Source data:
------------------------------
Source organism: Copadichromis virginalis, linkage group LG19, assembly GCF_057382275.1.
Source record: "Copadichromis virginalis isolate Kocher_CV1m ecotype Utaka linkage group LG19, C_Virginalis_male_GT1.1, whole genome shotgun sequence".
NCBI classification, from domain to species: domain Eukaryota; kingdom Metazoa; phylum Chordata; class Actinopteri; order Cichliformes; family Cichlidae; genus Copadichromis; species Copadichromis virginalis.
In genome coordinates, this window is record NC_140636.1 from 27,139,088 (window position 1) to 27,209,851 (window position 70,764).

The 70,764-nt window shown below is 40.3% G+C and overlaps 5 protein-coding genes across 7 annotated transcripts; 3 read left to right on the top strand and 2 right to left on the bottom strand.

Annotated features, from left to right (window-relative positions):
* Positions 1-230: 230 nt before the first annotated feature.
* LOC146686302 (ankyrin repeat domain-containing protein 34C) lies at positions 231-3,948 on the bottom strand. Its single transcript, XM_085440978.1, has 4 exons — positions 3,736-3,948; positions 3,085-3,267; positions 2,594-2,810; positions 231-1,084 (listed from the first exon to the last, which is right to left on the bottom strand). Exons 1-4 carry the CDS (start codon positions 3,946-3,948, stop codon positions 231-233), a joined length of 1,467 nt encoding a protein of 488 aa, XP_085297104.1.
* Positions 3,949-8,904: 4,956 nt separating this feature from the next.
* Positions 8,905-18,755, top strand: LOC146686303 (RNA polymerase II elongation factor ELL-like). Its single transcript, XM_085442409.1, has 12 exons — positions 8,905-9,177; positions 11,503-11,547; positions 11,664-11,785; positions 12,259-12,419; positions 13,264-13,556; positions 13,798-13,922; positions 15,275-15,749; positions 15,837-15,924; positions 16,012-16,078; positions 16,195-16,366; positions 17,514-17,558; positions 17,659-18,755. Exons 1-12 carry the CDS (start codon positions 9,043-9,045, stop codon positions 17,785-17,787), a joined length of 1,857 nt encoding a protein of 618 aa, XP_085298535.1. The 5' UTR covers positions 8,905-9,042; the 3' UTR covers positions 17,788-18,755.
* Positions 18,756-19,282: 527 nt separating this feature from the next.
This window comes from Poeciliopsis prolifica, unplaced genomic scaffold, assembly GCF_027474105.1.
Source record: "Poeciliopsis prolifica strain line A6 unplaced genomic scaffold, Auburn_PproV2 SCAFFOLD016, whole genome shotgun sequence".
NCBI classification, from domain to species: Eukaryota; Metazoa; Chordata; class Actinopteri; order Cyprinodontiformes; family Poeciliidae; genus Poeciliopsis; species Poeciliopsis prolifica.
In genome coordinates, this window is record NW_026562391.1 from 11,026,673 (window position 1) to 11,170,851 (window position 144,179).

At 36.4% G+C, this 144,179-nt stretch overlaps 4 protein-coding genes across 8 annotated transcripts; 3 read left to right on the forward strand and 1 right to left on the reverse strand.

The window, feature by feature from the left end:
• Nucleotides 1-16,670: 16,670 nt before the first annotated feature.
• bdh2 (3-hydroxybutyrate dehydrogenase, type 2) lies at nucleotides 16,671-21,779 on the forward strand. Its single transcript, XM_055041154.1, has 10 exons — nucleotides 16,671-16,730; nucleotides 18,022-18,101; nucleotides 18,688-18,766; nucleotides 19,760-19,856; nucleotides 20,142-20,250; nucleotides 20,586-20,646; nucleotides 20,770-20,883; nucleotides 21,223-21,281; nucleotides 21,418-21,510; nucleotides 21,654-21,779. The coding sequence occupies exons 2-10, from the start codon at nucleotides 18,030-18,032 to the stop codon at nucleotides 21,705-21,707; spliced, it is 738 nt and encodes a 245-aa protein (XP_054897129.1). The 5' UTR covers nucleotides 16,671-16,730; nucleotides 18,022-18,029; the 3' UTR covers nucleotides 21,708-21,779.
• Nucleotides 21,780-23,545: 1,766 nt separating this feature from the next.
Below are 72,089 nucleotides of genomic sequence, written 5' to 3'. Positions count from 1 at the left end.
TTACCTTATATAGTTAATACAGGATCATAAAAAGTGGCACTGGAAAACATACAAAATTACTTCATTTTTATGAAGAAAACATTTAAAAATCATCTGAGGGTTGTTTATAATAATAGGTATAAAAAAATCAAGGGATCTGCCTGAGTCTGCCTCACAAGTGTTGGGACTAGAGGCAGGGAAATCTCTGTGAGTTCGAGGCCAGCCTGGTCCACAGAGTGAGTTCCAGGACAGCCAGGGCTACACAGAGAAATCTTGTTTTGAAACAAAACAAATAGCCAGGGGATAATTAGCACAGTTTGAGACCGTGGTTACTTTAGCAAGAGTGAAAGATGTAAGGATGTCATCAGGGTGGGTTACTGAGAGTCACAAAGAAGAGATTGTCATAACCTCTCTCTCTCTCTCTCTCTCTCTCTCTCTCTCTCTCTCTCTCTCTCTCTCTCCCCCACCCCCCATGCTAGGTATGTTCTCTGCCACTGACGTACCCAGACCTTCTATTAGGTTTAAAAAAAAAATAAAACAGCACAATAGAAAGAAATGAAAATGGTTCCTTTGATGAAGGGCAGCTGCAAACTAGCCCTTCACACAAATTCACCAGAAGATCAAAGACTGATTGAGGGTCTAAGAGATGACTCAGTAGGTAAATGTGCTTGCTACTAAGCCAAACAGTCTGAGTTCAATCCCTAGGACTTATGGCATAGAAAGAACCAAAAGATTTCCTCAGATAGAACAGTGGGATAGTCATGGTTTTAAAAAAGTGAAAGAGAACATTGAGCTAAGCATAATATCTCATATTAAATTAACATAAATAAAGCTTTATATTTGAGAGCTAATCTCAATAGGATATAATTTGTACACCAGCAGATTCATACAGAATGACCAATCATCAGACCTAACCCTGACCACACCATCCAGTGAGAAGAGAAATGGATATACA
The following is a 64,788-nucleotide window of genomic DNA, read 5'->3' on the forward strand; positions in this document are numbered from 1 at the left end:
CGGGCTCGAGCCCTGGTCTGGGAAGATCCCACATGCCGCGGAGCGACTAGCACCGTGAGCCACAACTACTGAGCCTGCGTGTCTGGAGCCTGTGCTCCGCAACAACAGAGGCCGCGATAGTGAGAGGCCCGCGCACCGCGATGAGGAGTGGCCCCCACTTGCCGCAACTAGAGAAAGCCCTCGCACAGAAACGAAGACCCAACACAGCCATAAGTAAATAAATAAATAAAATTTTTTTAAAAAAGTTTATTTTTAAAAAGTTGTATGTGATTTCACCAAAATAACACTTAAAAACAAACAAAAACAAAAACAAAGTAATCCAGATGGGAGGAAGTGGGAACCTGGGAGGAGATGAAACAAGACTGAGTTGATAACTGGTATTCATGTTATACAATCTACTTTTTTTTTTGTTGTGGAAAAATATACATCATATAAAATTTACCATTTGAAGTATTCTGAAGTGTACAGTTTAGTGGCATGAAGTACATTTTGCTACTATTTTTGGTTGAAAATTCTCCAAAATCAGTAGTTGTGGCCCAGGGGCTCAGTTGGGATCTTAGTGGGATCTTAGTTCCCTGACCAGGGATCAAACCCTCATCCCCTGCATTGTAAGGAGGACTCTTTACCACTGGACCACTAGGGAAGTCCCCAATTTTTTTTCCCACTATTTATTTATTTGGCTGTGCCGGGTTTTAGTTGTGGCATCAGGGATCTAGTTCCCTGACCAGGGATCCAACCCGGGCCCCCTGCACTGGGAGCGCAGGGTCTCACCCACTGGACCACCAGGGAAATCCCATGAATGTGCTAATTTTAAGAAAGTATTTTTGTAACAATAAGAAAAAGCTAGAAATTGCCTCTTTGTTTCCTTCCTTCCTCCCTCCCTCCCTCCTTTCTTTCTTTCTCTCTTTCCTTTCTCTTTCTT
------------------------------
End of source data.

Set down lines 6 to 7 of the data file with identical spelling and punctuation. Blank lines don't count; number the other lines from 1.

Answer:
Annotated features, from left to right (window-relative positions):
* Positions 1-230: 230 nt before the first annotated feature.